Other studies show 28%.

  • Most common cause of death after surgery? Opiod addiction/overdose.

  • Some research suggest as high as 90% of spine surgeries are unnecessary.




Numerous other studies, even within the orthopedic or neurological profession, support the glaring fact that spine surgery is not the best option for low back pain. In fact, most report that it should be used as a very last resort.


"The National Institute for Health and Care Excellence has issued guidelines that state fusion for non-specific low back pain should only be performed as part of a randomised controlled trial, and that lumbar disc replacement should not be performed. Thus, spinal fusion and disc replacement will no longer be routine forms of treatment for patients with low back pain. This annotation considers the evidence upon which these guidelines are based."

-PMID: 28768775


Comparison of spinal fusion and nonoperative treatment in patients with chronic low back pain: long-term follow-up of three randomized controlled trials

Conclusion: After an average of 11 years follow-up, there was no difference in patient self-rated outcomes between fusion and multidisciplinary cognitive-behavioral and exercise rehabilitation for cLBP. The results suggest that, given the increased risks of surgery and the lack of deterioration in nonoperative outcomes over time, the use of lumbar fusion in cLBP patients should not be favored in health care systems where multidisciplinary cognitive-behavioral and exercise rehabilitation programmes are available.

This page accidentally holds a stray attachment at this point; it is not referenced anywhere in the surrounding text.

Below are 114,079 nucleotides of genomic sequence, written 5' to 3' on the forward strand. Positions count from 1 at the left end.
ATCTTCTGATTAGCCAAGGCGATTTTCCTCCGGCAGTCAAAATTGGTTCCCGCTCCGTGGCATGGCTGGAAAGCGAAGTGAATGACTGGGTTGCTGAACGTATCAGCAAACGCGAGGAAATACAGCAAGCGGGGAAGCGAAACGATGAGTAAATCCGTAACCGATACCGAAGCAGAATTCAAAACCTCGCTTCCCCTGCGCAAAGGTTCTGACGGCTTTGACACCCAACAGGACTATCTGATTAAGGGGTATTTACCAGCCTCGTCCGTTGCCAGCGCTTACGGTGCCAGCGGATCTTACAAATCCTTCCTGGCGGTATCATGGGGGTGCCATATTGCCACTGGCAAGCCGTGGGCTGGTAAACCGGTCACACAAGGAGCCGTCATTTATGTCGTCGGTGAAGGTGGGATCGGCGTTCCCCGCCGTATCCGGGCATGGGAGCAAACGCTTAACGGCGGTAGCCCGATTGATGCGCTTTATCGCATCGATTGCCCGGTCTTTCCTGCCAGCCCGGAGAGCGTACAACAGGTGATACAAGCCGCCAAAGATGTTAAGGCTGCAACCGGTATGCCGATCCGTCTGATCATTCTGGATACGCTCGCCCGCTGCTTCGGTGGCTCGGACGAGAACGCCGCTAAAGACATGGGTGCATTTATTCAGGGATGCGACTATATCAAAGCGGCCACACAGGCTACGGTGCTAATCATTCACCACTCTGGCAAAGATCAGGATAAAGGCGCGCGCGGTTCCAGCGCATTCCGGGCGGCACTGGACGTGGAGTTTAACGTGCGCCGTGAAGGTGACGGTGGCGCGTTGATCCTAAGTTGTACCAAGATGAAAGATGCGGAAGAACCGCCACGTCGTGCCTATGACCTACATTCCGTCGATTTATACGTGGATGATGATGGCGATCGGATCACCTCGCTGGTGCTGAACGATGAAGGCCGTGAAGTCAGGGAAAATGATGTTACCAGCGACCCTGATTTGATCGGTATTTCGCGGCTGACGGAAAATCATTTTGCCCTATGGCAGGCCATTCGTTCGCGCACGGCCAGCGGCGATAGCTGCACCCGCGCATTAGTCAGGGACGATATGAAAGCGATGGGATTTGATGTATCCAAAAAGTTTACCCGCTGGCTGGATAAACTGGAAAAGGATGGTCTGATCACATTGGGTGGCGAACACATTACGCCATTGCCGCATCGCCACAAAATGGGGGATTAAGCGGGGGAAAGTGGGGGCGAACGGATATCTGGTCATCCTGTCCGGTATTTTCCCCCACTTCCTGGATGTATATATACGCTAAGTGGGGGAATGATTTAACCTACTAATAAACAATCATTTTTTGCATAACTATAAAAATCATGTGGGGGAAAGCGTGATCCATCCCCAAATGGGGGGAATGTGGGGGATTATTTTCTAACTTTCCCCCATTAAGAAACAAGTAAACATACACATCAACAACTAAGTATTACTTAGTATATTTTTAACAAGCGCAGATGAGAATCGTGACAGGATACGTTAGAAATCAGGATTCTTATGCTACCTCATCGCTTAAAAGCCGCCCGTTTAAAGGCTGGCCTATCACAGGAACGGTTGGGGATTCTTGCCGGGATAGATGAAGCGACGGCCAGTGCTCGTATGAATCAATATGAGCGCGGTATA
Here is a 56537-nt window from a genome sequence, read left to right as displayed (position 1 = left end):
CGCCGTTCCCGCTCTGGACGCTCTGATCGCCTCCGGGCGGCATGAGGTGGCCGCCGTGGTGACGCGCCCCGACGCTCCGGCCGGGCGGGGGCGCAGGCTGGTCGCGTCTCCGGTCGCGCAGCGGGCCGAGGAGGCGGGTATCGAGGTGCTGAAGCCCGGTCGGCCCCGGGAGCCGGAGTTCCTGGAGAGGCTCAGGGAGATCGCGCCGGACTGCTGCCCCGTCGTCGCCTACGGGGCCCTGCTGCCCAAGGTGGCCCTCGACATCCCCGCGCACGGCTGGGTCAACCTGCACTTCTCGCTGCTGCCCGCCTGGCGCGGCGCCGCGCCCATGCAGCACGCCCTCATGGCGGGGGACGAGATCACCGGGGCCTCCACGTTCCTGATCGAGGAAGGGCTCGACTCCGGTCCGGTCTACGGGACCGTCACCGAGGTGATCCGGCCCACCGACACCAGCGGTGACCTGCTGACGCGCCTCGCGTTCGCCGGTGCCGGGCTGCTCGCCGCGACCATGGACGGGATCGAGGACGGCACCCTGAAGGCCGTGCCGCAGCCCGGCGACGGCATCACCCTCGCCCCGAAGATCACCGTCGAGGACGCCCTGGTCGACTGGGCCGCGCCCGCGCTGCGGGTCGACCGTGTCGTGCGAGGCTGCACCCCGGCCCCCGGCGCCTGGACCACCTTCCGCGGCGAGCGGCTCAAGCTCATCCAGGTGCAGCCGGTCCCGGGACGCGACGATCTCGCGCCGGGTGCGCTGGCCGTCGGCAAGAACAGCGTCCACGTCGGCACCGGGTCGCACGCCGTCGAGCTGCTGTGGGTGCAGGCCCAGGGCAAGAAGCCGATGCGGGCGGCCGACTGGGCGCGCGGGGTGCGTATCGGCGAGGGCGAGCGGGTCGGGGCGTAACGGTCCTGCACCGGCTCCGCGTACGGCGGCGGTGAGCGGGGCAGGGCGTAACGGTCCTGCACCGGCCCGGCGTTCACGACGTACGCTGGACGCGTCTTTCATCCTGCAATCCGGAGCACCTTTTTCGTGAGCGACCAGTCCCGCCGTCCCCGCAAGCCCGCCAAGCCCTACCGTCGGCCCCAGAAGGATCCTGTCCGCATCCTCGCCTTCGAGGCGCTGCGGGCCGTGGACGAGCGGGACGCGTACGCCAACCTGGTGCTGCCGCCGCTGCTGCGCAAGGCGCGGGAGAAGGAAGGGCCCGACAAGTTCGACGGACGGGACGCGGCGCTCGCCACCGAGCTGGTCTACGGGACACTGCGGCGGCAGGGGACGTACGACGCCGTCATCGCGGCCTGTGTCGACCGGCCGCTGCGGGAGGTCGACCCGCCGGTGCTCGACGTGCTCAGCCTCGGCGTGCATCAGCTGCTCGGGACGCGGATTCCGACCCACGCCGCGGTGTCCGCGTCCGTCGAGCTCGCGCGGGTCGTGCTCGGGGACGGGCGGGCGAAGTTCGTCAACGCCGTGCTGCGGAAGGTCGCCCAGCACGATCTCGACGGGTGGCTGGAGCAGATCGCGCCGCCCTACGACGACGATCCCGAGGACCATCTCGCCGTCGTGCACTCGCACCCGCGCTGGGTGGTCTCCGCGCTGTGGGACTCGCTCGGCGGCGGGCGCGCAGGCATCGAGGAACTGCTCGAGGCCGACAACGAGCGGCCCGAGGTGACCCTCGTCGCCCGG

-The Spine Journal: Vol.13 Iss.11




Risks Associated with Spinal Surgery


Adverse events are NOT uncommon.

In fact, they're remarkably common.


Multiple independent medical research teams have shown that reoperation rates are greater than 22%.


Again, there is a time and place for medical intervention... but it's not every time. And any time it's in question, other options should be explored. It's important to get a full view perspective of all factors that could be affecting the situation. Chances are, your spine doesn't NEED surgical intervention... proper alignment, motion, and function is more than a likely place to start. It's a necessity for everyone.



To get to the cause, we start with:


  • Comprehensive Consultation

  • Functional Assessment

  • Specific Digital Xrays


I LOVE being able to provide this insight for people as it empowers people to not just understand what is going on with their health, but to take action and correct issues that have been plaguing them for years.







Citations and Resources


Todd NV. The surgical treatment of non-specific low back pain. Bone Joint J. 2017 Aug;99-B(8):1003-1005. doi: 10.1302/0301-620X.99B8.BJJ-2017-0199.R1. PMID: 28768775.



One-year outcomes of surgical versus nonsurgical treatments for discogenic back pain: a community-based prospective cohort study

Spine J . 2013 Nov;13(11):1421-33.

doi: 10.1016/j.spinee.2013.05.047.Epub 2013 Jul 23.


You always have to be careful with where you're getting information... what type of treatment was given? What treatment was the 'control' group given? How did they measure outcomes? How was 'success' defined? There are a lot of considerations to be made, especially when making such an important health decision.


"Conclusions: The surgical group showed greater improvement at 1 year compared with the nonsurgical group, although the composite success rate for both treatment groups was only fair. The results should be interpreted cautiously because outcomes are short term, and treatment was not randomly assigned. Only 5% of nonsurgical patients received cognitive behavior therapy. Nonsurgical treatment that patients received was variable and mostly not compliant with major guidelines."



Acta Orthop Suppl . 2013 Feb;84(349):1-35. doi: 10.3109/17453674.2012.753565.

Decision making in surgical treatment of chronic low back pain: the performance of prognostic tests to select patients for lumbar spinal fusion

https://www.ncbi.nlm.nih.gov/pubmed/23427903